SALT LAKE CITY — Josh Howard — the new No. 8 in town — didn't quote Mother Teresa, Hot Rod Hundley or John Stockton.
Other than that, the Utah Jazz's most recent addition said all the right things during an introductory 10-minute interview session Saturday morning — a continuation of conversation points certainly discussed with team management.
"I'm just fortunate enough that Utah gave me the opportunity to come out here," Howard said after meeting with the Jazz for the first time. "And I'm going to give it all I got."
If the affable and engaging All-Star is as good on the court for the Jazz as he was with the media, his smile and style should make Howard a fan-favorite before you can rattle off the list of unsavory incidents most people associate with him.
Howard got himself into hot water over the years for admitting to using marijuana, disrespecting the national anthem, drag racing, among other things. That, he insists, is not who he is anymore.
"I learned from my mistakes," Howard said. "I had to put that behind me and learn from it."
And here he is.
Happy to embrace a fresh start in Utah, the 31-year-old sounds like a reformed man and a very Jazz-like player.
For one important thing, Howard loves Jazz fans' support and the advantage they give their home team.
The small forward admires how the organization always seems to have hard-working guys. He looks forward to playing for Tyrone Corbin, whom he considers "very laid back" and knowledgeable.
His surgically repaired and tendinitis-hampered knee is 100 percent healthy, even though his fitness level is not 100 percent NBA-ready.
He's perfectly fine with the Jazz's headband ban, saying with a smile, "It's cool. It's time for a change."
He considers himself a leader and cherished mentoring youth and tutoring young Wizards players (including John Wall) in Washington, D.C.
He's turned to God to help him get through tough times and make tough decisions, including choosing to play in Utah on a one-year contract.
"I prayed about it," he said of picking the Jazz over the Spurs, Wizards and other NBA opportunities, "and I think this is the best choice for me."
Howard points to his devastating ACL tear in March of 2010 as a watershed moment.
"Having the first major injury put a lot of things into perspective," Howard said. His realization? "How the game could be gone so fast at the blink of an eye."
The combination of praying, soul-searching, leaning on family and reaching out to help kids helped him refocus and reform.
Now the eight-year veteran doesn't want to simply resurrect his NBA career — a brilliant one for several years in Dallas — but he hopes to make basketball his life. Once an athletic scorer, he's only played 18 games in the past 21 months, so his legs are fresh. But he's also eyeing a long-term hoops career.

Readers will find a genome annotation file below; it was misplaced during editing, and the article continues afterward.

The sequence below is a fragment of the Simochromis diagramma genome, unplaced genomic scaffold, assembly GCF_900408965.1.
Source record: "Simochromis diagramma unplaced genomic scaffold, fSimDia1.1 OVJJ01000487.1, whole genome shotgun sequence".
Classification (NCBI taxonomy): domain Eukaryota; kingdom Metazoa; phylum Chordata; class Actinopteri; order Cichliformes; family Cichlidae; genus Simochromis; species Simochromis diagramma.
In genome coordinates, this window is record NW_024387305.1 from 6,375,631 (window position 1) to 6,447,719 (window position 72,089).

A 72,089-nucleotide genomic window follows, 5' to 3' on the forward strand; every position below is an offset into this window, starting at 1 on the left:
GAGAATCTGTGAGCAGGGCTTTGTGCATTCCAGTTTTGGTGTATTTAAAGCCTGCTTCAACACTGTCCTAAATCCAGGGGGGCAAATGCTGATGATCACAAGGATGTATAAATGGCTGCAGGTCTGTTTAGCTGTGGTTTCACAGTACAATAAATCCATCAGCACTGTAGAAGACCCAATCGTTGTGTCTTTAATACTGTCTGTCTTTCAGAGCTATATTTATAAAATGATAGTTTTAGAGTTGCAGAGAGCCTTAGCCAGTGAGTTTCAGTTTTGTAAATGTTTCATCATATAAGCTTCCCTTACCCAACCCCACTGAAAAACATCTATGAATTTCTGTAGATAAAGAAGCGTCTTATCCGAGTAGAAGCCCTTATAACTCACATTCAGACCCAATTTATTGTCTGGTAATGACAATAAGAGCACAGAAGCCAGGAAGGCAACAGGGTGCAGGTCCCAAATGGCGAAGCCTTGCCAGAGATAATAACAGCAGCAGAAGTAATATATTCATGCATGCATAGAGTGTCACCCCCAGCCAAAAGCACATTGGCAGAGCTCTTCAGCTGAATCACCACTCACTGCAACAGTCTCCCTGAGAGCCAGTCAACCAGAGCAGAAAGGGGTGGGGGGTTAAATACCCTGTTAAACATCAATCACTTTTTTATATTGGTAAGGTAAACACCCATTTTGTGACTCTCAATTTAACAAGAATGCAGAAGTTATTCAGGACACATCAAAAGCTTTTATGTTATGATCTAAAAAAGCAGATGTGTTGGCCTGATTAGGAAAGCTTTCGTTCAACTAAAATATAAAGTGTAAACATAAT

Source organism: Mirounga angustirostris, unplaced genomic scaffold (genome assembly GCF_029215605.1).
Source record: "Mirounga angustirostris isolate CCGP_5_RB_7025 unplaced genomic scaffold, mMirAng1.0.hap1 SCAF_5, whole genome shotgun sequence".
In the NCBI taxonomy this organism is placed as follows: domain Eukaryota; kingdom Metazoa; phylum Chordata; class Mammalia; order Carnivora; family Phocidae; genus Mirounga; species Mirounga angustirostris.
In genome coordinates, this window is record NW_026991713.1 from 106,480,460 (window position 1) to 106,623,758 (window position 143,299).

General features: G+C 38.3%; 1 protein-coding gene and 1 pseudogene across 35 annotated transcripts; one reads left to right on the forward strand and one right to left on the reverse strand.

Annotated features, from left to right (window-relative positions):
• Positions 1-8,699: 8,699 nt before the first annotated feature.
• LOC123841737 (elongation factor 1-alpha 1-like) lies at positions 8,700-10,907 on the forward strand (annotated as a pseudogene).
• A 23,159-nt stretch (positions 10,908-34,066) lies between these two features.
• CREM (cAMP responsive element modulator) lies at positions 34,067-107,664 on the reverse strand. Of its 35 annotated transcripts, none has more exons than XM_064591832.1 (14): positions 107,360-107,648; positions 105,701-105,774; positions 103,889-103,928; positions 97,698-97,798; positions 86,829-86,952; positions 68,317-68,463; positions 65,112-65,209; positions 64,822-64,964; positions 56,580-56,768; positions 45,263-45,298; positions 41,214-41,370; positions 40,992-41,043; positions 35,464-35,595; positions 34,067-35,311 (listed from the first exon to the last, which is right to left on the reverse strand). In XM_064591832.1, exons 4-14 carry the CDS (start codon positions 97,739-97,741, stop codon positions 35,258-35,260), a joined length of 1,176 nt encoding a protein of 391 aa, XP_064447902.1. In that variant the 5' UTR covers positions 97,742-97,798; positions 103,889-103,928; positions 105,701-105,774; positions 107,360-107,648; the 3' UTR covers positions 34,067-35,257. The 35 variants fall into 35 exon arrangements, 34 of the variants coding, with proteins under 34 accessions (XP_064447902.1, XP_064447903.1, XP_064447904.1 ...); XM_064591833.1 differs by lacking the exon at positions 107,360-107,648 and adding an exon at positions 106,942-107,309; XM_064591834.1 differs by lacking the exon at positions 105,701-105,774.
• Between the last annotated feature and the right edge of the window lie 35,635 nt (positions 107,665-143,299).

Staying out of trouble is in his best interest.
"I feel like I can give a lot to this game (for) however many years," he said, "(either) on the court or off the court in the front office somewhere."
In the more immediate future, Howard said he must get in "basketball shape." Getting back to being a strong defender will be challenging, he admitted, but Howard is familiar with the Jazz offensive system so he's confident he'll be able to contribute to the team soon and make the most of his second chance.
"I just have to go out there and do it, be determined to do it," he said.
Other things Howard shared about himself:
Howard prefers No. 5, but his buddy Devin Harris already had that, so he picked a number that hadn't had an owner for 10 months: No. 8 (yep, Deron Williams' old number).
Speaking of Harris, he was appreciative that his Dallas teammate from 2004-08 vouched for him with Jazz management. "He knows the real Josh Howard," he said. On Friday, the respected point guard called Howard "a good dude."
Howard kept a shoe he wore from his 47-point game against the Jazz (Dec. 8, 2007). It meant that much for him to go off while being guarded by Matt Harpring and Andrei Kirilenko. "They beat me up pretty good," he said. He took pride in notching that offensive achievement "against a Utah team that prides itself on defense."
He's a classic car collector. Two current projects — a 1967 Lincoln and a '64 Impala — should be refurbished by season's end.
He knows his fellow small forwards and believes "the sky's the limit for both of those guys." While with the Mavericks, he watched Dallas native C.J. Miles play in high school and thought he was a "great kid." He was also impressed watching Gordon Hayward play NCAA ball with Butler.
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